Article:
39. 39. CHAPTER 2 2-16 RATE OF PIPE MOVEMENT The rate of pipe movement directly affects swab and surge pressures. The faster the pipe travels the greater the swab and surge pressures and the higher the potential for swabbing in an influx. Chances of swabbing in a kick (and/or breaking down the formation) will increase with trip speed. One misconception is that once the bit enters the shoe, the well can no longer be swabbed and trip speed tends to increase. We need to remember that there is the potential to have a smaller clearance inside the casing than the open hole. IMPROPER HOLE FILL Whenever the fluid level in the hole drops, the hydrostatic pressure exerted by the fluid also drops. When the hydrostatic pressure falls below the formation pore pressure, the well may flow. Pipe may be pulled dry or wet depending on conditions. If it is pulled dry it is due to a heavy slug that was pumped in the string prior to the trip, pushing out a length of the lighter fluid in the pipe. As the pipe is pulled, the slug will fall again, so subsequent stands will also pull dry. Depending on practices, the slug may affect the fill up on the first five to ten, or more, of the stands of pipe pulled. If tripping out begins too soon after pumping the slug, the pipe could pull partially wet if the slug is not given time to seek its level. During a dry trip out of the hole, the volume of steel pipe being removed results in a corresponding drop in wellbore fluid. The hole must be refilled to maintain sufficient hydrostatic pressure to control formation pressure. If the pipe is pulling wet (fluid remains in the pipe), and a mud bucket is used to drain away from the hole, trip tank or pits, then the combined volume of the steel pipe and the internal capacity of the pipe are removed. This results in a larger amount of fluid being required to fill the hole than when pulling dry pipe. However, if the mud bucket drains back into the hole, trip tank or pits, then the amount to fill would be the same as pulling dry pipe (providing mud bucket does not leak). If a mud bucket is not used, it is difficult to account for spillage on the rig floor, decreasing the quantity of fluid that should be returned to the mud system and measured. If not all of the wet pipe’s fluid can be recovered, divert the fluid away from the active or measured pit volume and use the calculations for wet pipe. Coiled tubing units are an exception. As the coiled tubing is extracted from the well, the tubing displacement and capacity are removed from the well. The coil stays loaded with fluid unless it is displaced with nitrogen prior to tripping out. Coiled tubing can circulate as the pipe is extracted, reducing chances for swab and keeping the hole full. It should be noted that many tables do not have the correct data to use for trip calculations because they omit the tool joints and upsets. These tables simply list the size of the tube, and nominal weight per foot, for example, 5” OD (127 mm), 19.5 ppf (29.02 kg/m), as well as the capacities and displacements. Manufacturers’ pipe data is accurate, but charts and tables may be confusing because there are many combinations of thread forms, tool joint ODs, IDs and lengths and a wide variety of capacity/displacement numbers. Pipe range also affects the adjusted weight per foot. API RP7G illustrates the methodology for calculating accurate pipe displacement and gives correct charts and tables. The rate of pipe movement directly affects swab or surge pressures.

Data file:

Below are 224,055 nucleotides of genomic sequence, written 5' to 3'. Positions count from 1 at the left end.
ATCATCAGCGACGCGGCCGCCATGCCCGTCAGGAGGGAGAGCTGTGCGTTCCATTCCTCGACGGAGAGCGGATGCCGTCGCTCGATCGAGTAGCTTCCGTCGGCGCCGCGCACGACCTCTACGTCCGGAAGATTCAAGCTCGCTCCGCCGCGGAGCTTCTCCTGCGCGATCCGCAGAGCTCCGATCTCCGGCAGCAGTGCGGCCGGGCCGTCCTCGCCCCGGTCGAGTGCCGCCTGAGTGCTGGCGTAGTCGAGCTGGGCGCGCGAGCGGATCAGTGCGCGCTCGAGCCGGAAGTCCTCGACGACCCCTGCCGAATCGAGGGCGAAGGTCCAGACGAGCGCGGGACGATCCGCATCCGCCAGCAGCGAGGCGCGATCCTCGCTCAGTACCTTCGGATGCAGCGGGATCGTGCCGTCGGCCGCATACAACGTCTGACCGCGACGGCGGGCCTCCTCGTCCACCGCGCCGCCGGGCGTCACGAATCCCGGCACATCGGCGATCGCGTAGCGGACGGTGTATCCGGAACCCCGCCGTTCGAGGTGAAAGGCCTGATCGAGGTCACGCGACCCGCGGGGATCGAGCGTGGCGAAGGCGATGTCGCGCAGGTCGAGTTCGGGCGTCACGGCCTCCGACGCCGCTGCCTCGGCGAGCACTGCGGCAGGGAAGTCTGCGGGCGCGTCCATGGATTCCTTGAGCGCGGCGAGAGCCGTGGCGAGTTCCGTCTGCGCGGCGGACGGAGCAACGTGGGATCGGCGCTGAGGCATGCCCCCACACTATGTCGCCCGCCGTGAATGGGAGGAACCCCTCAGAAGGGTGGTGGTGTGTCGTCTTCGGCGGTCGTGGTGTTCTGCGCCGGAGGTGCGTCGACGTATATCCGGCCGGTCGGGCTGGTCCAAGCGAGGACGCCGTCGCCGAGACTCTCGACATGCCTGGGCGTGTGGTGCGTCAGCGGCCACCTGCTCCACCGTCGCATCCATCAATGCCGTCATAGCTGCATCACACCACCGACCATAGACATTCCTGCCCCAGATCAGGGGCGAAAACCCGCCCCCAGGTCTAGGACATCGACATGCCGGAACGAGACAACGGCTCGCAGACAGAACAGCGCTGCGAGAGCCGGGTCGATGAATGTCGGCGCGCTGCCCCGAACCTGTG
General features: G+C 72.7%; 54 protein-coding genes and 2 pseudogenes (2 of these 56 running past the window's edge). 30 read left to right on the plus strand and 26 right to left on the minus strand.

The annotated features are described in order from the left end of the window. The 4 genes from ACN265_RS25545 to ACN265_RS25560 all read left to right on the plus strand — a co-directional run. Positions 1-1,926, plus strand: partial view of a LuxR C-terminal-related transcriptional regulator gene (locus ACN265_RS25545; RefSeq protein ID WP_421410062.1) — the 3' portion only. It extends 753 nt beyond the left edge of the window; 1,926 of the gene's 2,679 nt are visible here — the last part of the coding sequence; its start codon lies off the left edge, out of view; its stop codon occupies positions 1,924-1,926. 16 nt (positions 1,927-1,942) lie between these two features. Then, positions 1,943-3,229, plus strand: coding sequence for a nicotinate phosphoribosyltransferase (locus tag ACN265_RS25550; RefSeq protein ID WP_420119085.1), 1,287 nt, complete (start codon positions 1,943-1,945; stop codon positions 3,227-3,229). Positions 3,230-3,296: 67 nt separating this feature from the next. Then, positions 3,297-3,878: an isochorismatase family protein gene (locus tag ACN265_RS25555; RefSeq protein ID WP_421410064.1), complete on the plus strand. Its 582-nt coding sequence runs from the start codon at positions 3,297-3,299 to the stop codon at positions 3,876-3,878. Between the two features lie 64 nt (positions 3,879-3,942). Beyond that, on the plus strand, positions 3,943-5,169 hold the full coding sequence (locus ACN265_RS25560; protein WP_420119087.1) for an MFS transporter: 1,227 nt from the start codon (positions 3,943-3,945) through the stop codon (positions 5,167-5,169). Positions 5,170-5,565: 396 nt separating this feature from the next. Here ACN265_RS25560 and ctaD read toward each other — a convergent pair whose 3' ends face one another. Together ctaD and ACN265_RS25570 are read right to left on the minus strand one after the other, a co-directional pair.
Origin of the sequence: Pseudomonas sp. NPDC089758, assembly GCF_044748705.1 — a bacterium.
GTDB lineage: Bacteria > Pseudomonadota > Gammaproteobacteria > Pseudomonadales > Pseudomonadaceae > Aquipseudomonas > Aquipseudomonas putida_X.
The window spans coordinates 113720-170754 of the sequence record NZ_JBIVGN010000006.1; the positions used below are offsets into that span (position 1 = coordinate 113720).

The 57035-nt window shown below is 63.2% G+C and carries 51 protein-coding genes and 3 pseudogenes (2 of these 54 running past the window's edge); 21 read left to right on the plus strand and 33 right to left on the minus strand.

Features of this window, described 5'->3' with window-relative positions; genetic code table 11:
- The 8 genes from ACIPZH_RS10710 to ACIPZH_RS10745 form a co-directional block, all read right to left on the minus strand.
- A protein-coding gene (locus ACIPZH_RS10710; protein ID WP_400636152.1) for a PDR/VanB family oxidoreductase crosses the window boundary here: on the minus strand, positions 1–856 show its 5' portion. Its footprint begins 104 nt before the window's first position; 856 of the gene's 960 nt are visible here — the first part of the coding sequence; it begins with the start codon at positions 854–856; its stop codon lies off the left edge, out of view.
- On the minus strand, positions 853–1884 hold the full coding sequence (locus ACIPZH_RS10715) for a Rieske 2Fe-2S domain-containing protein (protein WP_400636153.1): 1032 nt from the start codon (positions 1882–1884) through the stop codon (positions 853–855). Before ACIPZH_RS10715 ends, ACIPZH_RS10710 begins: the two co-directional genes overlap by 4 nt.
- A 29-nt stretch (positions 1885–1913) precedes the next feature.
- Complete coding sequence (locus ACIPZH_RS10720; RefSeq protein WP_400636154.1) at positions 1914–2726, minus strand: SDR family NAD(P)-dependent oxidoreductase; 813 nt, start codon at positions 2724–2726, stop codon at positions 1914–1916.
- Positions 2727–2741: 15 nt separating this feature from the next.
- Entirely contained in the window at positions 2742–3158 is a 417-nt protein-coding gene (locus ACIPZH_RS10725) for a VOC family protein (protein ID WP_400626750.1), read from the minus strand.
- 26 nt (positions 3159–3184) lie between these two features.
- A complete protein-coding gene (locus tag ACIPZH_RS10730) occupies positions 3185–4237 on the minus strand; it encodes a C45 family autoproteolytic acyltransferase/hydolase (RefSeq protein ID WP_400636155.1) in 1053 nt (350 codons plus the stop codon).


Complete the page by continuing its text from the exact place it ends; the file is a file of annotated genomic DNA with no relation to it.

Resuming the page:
40. 40. KICK FUNDAMENTALS 2-17 To calculate the volume to fill the well when tripping dry pipe out: Barrels to Fill = Pipe Displacementbbls/ft × Length Pulledft m³ to Fill = Pipe Displacementm³/m × Length Pulledm To calculate the volume to fill the well when tripping wet pipe out: Barrels to Fill = (Pipe Displacementbbls/ft + Pipe Capacitybbls/ft) × Length Pulledft m³ to Fill = (Pipe Displacementm³/m + Pipe Capacitym³/m ) × Length Pulledm EXAMPLE 1 How many barrels will it take to fill the annulus if 15 dry joints (assume each joint is 31’ [9.45 m]) of 4 1/2” (114.3 mm) drillpipe, with 0.00639 bbls/ft (0.00333 m³/m) displacement, were pulled from 9 5/8” (244.5 mm) casing having an ID of 8.755” (222.38 mm)? Barrels to Fill = Pipe Displacementbbls/ft × Lengthft = 0.00639 × (15 × 31) = 0.00639 × 465 = 2.97 bbls m³ to Fill = Pipe Displacementm³/m × Lengthm = 0.00333 × (15 × 9.45) = 0.00333 × 141.75 = 0.47203 m³ PROBLEM 1A How many barrels (m³) will it take to fill the annulus if 15 joints of 5” (127 mm) drillpipe (31’ [9.45 m] per joint, 0.007593 bbls/ft [0.00396 m³/m] displacement, 0.01776 bbl/ft [0.00926 m³/m] capacity) were pulled from 9 5/8” (244.5 mm) casing having an ID of 8.375” (212.73 mm)? PROBLEM 1B How many barrels (m³) will it take to fill the annulus if 15 joints of 2 7/8” (73.03 mm) production tubing (31’ [9.45 m] per joint, 0.00236 bbls/ft [0.00123 m³/m] displacement, 0.00579 bbl/ft [0.00302 m³/m] capacity) were pulled from 9 5/8” (244.5 mm) casing having an ID of 8.375” (212.73 mm)? When tripping out dry, the volume of steel removed from the well must be replaced with an equal volume of fluid.